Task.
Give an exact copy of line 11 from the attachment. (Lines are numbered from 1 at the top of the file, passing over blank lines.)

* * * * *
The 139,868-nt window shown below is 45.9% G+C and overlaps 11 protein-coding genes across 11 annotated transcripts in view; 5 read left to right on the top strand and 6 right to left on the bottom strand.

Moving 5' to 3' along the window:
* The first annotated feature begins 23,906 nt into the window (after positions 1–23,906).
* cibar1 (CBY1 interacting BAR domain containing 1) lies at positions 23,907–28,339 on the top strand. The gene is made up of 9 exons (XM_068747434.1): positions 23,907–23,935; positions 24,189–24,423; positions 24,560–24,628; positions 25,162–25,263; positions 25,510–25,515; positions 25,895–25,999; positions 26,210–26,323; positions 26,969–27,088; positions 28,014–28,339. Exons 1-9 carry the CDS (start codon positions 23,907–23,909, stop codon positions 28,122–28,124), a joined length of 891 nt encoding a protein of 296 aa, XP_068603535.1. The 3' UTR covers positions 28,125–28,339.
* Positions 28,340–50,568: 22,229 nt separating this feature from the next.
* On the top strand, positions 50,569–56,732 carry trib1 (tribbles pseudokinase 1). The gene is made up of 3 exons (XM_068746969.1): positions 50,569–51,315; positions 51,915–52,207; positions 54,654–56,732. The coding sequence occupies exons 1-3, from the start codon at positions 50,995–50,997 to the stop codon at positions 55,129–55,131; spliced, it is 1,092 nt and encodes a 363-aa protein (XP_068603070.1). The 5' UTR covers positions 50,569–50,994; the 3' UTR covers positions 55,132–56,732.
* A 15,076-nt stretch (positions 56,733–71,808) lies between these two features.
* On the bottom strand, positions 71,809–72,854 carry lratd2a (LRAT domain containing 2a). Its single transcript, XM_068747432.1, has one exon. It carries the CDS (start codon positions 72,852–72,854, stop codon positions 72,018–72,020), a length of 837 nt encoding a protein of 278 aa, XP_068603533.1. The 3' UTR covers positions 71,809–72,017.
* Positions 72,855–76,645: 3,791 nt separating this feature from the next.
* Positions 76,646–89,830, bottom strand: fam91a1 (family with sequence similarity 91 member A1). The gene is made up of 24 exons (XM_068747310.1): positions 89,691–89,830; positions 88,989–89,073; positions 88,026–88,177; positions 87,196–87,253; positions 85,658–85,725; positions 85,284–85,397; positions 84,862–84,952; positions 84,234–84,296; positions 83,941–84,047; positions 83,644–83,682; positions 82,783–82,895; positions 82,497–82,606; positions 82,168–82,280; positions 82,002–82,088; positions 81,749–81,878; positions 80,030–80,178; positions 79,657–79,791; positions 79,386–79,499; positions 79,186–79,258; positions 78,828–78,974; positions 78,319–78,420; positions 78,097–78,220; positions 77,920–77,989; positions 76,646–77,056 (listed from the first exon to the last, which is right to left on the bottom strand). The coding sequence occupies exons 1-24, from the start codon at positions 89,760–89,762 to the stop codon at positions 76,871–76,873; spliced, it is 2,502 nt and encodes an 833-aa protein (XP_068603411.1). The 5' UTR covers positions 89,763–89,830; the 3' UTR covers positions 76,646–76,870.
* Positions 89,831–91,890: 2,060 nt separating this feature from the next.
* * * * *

* Positions 89,831–91,890: 2,060 nt separating this feature from the next.